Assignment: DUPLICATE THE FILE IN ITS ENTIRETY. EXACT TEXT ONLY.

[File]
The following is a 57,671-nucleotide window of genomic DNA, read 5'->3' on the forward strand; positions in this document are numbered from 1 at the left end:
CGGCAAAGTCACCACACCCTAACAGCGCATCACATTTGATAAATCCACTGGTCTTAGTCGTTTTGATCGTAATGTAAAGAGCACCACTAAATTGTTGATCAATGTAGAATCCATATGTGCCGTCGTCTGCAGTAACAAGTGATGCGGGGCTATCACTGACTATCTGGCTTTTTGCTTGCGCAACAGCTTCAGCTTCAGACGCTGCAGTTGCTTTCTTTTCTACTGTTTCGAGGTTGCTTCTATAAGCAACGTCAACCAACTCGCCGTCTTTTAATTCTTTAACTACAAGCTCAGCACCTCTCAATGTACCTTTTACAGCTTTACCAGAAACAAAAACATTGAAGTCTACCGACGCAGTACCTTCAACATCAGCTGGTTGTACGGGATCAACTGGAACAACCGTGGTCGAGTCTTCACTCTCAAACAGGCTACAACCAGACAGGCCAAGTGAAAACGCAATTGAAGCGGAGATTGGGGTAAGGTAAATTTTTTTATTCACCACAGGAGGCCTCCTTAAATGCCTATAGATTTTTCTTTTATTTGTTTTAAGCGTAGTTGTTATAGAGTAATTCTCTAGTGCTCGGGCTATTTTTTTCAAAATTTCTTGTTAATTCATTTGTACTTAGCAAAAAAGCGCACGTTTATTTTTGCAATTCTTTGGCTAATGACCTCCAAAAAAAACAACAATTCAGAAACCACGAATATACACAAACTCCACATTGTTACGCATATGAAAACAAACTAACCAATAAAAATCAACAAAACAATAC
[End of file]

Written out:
The following is a 57,671-nucleotide window of genomic DNA, read 5'->3' on the forward strand; positions in this document are numbered from 1 at the left end:
CGGCAAAGTCACCACACCCTAACAGCGCATCACATTTGATAAATCCACTGGTCTTAGTCGTTTTGATCGTAATGTAAAGAGCACCACTAAATTGTTGATCAATGTAGAATCCATATGTGCCGTCGTCTGCAGTAACAAGTGATGCGGGGCTATCACTGACTATCTGGCTTTTTGCTTGCGCAACAGCTTCAGCTTCAGACGCTGCAGTTGCTTTCTTTTCTACTGTTTCGAGGTTGCTTCTATAAGCAACGTCAACCAACTCGCCGTCTTTTAATTCTTTAACTACAAGCTCAGCACCTCTCAATGTACCTTTTACAGCTTTACCAGAAACAAAAACATTGAAGTCTACCGACGCAGTACCTTCAACATCAGCTGGTTGTACGGGATCAACTGGAACAACCGTGGTCGAGTCTTCACTCTCAAACAGGCTACAACCAGACAGGCCAAGTGAAAACGCAATTGAAGCGGAGATTGGGGTAAGGTAAATTTTTTTATTCACCACAGGAGGCCTCCTTAAATGCCTATAGATTTTTCTTTTATTTGTTTTAAGCGTAGTTGTTATAGAGTAATTCTCTAGTGCTCGGGCTATTTTTTTCAAAATTTCTTGTTAATTCATTTGTACTTAGCAAAAAAGCGCACGTTTATTTTTGCAATTCTTTGGCTAATGACCTCCAAAAAAAACAACAATTCAGAAACCACGAATATACACAAACTCCACATTGTTACGCATATGAAAACAAACTAACCAATAAAAATCAACAAAACAATAC